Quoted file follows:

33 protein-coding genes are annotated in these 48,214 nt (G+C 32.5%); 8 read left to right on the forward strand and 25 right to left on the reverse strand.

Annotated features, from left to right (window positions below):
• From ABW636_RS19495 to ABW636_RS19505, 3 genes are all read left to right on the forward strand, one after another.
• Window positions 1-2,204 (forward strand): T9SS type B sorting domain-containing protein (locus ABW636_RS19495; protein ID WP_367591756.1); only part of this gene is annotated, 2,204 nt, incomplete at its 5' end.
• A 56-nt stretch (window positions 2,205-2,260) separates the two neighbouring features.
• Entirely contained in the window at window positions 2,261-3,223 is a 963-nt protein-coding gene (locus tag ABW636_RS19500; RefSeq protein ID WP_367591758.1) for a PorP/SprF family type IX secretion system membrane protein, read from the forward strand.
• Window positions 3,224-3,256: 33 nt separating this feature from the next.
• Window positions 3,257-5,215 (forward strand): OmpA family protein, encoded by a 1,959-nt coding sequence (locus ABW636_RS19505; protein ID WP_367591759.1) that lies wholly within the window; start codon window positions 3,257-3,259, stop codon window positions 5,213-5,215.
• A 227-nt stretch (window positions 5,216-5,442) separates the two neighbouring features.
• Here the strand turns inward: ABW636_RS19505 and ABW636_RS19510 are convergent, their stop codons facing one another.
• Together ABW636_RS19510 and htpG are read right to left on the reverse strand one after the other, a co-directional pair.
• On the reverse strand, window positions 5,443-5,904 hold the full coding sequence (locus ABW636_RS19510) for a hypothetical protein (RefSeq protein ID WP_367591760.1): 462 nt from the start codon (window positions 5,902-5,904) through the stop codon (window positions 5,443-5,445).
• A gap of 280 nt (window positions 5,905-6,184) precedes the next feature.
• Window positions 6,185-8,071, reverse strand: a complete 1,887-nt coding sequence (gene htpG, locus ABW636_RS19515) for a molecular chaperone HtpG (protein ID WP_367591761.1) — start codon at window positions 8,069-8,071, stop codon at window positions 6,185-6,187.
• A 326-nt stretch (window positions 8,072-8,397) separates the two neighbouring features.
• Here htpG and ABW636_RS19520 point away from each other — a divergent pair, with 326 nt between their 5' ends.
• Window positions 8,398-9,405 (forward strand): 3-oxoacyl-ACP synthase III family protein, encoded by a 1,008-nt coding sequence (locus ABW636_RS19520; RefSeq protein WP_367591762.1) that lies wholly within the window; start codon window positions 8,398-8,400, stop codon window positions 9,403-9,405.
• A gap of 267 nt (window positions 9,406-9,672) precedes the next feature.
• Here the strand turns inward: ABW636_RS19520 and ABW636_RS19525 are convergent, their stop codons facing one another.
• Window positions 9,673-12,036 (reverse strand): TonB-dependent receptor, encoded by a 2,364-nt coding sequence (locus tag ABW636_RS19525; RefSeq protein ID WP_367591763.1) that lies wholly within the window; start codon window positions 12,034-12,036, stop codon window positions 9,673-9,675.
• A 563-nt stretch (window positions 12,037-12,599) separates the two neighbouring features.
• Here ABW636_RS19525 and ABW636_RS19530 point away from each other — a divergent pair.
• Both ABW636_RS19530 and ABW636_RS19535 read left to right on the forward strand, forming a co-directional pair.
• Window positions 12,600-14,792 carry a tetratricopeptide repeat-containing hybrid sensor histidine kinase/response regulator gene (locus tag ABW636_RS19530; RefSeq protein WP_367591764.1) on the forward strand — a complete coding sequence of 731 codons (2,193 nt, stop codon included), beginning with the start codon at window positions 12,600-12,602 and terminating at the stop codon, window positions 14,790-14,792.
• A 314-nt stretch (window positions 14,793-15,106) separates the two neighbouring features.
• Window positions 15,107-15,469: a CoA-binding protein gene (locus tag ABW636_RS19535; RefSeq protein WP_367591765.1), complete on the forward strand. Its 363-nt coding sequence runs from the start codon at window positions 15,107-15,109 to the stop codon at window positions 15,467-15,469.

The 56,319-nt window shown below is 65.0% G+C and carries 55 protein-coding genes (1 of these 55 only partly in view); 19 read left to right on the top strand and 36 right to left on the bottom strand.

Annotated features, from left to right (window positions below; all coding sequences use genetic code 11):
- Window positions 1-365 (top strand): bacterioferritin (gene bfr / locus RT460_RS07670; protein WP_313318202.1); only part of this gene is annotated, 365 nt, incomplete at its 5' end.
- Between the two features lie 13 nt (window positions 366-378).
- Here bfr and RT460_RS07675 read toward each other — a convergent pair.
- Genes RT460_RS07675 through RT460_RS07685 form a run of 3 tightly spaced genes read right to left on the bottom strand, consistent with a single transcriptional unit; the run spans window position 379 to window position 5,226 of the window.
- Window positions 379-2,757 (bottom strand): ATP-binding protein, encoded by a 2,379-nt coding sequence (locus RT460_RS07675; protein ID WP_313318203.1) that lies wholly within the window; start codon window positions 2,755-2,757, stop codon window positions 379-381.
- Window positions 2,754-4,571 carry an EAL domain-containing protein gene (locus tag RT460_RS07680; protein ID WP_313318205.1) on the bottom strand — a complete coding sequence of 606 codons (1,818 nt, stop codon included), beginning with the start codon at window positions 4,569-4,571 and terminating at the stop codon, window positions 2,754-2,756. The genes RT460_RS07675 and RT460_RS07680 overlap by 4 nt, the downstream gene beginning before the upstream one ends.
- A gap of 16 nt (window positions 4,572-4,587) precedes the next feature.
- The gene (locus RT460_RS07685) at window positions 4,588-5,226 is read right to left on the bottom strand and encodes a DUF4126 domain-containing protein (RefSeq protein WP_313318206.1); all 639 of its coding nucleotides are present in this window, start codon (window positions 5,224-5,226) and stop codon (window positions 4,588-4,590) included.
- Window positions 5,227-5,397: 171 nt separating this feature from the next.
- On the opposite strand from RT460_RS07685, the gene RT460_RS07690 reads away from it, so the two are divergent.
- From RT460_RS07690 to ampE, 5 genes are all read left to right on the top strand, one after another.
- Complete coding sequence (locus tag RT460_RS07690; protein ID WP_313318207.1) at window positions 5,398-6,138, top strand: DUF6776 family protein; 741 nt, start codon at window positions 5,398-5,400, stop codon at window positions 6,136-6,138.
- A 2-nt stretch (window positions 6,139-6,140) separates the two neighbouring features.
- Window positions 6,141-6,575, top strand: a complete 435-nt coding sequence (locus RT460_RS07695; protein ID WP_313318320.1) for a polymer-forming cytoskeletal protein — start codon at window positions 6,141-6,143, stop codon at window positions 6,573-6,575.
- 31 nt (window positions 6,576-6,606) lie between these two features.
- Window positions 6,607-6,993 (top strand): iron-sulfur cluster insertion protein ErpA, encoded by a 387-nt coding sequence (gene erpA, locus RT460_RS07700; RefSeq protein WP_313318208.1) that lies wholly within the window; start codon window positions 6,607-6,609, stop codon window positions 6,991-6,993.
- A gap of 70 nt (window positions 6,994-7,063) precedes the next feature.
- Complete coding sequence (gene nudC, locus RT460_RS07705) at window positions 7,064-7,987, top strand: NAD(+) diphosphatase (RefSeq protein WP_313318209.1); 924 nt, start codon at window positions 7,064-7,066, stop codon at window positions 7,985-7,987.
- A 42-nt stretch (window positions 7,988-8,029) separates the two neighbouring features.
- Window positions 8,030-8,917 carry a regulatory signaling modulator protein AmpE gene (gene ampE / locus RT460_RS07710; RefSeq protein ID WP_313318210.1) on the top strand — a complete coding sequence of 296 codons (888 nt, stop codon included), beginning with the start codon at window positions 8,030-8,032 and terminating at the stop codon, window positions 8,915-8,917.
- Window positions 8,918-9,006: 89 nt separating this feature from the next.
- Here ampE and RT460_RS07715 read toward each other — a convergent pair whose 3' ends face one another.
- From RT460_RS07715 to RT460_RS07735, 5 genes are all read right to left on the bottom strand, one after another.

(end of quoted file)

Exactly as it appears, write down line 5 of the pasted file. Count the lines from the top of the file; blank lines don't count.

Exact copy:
• A 56-nt stretch (window positions 2,205-2,260) separates the two neighbouring features.